Electromagnetic Compatibility Directive (EMC) 2014/30/EU

This should be one of the most well-known directives for companies designing electrical or electronic devices as they all must comply with it. The EMC directive aims to guarantee the correct functioning of the device, as it will be affected by an electromagnetic environment that is often saturated with other devices and highly variable, such as a home, an office, a factory, etc.

It is one of the most problematic directives and one that causes the most cost overruns. Despite this, it is one of the most ‘forgotten’ by manufacturers. For this reason, we always recommend taking this regulation into account from the very beginning to avoid costly problems when certifying. Our team has extensive experience in this field, both in design and testing, and has access to laboratory equipment capable of performing most of them. In addition, our experience allows us to offer different approaches to solving a problem. Sometimes a solution can be found by simply modifying the firmware; making it more robust or moving the operating frequency, to give a few examples.

One of the tests we carry out within the framework of this directive is the radiated emissions test. This involves specific equipment and installations, such as spectrum analysers, signal receivers or anechoic chambers. This equipment needs qualified personnel with extensive experience, as they are expensive and fragile devices whose results can easily be misinterpreted. In addition to executing such tests correctly, our engineers can identify sources of failure in the event that they occur. To this end, on-site modifications are often carried out to check what the source of the problem is and whether these modifications have resolved the problem.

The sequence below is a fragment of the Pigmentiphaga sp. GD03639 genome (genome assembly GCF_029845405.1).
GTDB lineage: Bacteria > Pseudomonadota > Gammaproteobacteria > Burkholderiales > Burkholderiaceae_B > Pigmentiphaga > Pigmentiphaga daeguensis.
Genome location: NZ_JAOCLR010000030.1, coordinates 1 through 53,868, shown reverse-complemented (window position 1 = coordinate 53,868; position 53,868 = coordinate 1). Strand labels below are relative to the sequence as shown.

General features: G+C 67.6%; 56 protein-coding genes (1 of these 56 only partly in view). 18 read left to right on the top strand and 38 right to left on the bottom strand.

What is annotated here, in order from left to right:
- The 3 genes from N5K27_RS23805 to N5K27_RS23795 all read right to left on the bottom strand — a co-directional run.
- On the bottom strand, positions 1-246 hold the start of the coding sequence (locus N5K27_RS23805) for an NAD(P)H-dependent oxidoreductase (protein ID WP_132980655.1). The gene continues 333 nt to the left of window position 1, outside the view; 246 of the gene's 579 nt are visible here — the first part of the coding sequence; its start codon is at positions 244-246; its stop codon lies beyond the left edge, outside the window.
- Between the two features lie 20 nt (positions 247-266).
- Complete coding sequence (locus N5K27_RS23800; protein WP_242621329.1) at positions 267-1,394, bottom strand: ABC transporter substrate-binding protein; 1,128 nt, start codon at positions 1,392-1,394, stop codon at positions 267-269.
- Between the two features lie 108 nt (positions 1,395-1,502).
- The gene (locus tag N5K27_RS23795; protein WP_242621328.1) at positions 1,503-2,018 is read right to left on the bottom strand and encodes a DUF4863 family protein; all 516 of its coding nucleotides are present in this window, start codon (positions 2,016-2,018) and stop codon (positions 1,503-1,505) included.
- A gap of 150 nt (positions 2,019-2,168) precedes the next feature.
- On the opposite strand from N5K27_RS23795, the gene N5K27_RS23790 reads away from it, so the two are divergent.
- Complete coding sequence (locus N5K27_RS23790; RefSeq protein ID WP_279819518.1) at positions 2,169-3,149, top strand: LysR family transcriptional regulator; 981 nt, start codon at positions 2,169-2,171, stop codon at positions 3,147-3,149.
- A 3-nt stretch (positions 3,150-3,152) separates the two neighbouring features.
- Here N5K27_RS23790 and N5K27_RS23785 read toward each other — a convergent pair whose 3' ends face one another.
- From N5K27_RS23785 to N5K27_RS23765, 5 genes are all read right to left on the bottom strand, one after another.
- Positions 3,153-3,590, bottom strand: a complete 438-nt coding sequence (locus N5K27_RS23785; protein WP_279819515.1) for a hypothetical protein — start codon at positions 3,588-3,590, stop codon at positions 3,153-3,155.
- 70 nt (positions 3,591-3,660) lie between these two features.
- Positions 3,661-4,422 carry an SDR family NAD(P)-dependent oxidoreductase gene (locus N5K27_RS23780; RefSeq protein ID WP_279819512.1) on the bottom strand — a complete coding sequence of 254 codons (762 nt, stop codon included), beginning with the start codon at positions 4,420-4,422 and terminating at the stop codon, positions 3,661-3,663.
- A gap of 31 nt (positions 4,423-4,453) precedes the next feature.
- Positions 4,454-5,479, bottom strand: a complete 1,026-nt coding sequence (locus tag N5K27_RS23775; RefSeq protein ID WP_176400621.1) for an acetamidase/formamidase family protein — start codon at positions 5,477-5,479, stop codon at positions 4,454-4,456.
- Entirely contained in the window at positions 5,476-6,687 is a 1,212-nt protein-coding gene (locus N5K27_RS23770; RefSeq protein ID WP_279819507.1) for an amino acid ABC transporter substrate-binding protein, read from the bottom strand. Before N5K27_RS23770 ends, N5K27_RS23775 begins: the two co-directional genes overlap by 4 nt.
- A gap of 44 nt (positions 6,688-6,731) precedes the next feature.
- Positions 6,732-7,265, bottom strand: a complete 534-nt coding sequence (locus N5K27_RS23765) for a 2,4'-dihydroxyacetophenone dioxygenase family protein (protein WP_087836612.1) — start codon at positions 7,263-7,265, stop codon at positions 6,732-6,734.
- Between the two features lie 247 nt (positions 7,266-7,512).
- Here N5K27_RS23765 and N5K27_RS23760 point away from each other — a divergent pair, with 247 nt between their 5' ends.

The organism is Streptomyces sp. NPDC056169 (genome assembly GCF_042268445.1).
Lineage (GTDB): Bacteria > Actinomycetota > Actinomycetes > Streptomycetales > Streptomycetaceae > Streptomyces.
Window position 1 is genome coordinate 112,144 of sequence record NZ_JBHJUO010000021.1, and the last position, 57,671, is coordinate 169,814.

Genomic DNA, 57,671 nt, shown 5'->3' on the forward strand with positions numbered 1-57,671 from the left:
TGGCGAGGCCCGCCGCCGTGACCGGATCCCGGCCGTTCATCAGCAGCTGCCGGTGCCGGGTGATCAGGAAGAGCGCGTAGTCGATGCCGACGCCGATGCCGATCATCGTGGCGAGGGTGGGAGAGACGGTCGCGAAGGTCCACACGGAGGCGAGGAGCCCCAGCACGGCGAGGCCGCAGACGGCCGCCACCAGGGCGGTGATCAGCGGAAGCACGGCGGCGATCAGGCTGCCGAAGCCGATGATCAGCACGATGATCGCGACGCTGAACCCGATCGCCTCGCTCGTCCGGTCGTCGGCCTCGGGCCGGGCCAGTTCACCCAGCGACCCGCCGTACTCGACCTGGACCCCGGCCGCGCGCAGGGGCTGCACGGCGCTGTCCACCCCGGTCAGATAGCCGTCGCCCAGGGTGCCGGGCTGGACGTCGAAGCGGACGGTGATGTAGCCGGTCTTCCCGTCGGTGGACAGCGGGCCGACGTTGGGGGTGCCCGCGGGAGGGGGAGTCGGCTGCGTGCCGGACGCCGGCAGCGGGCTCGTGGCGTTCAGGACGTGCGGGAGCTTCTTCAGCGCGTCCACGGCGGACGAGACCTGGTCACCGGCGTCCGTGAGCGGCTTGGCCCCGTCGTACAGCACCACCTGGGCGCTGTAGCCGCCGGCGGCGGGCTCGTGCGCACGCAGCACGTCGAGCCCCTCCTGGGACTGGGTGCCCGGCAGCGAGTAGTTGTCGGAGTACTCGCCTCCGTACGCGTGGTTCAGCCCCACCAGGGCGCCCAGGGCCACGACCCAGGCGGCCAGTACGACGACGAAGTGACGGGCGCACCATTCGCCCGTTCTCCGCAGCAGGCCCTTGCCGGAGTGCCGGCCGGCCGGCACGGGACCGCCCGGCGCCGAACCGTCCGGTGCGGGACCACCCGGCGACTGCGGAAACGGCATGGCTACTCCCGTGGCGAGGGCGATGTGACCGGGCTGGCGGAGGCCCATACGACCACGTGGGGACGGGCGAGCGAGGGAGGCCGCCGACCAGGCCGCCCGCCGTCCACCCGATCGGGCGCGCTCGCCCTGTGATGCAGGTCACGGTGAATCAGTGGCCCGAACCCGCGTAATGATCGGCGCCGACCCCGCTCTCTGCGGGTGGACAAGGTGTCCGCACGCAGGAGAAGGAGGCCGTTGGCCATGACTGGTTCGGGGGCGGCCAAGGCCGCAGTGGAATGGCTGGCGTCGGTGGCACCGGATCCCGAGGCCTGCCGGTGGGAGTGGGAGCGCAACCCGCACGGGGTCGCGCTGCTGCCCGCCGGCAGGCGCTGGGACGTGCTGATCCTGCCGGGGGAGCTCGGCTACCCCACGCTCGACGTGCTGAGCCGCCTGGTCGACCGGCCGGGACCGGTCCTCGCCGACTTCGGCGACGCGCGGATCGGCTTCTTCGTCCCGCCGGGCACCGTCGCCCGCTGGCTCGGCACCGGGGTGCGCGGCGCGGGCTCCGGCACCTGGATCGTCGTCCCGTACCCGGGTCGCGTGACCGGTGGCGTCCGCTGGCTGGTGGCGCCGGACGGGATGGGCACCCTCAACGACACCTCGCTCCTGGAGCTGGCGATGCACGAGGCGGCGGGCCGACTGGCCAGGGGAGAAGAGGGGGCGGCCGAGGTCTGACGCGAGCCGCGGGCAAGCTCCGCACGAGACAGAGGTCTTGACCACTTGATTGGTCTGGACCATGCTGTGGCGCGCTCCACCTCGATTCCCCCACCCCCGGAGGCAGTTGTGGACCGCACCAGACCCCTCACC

Radio Equipment Directive 2014/53/EU

The Radio Equipment Directive 2014/53/EU (known as RED) establishes a regulatory framework for placing on the market and putting into service radio equipment in the European Union. That is, equipment that emits or receives radio waves for communication or radiolocation purposes. This directive applies to more and more devices as the current trend is to replace wired communications with radio communications.

Devices that have not traditionally used this type of communication, such as domestic energy meters, are being brought up to date with this technology and must therefore comply with the RED standard to be launched on the European market.

For a correct testing of radio-containing equipment, it is necessary to be aware of the latest technologies in use and even future technologies, as constant updating is one of the characteristics of the standards in this directive.

Our team, made up mainly of electronics and telecommunications engineers, is trained in established technologies such as Wi-Fi and Bluetooth. We are also committed to continuous training and updating our laboratory equipment to stay at the forefront of new technologies, such as 5G, in order to anticipate our customers’ needs.

In conclusion, considering pre-certification testing in the development process of your electrical or electronic product is a smart decision that will help you avoid problems when it comes to obtaining certification to market your product. If you have any doubts on this subject, contact us and our specialized team will be happy to answer them.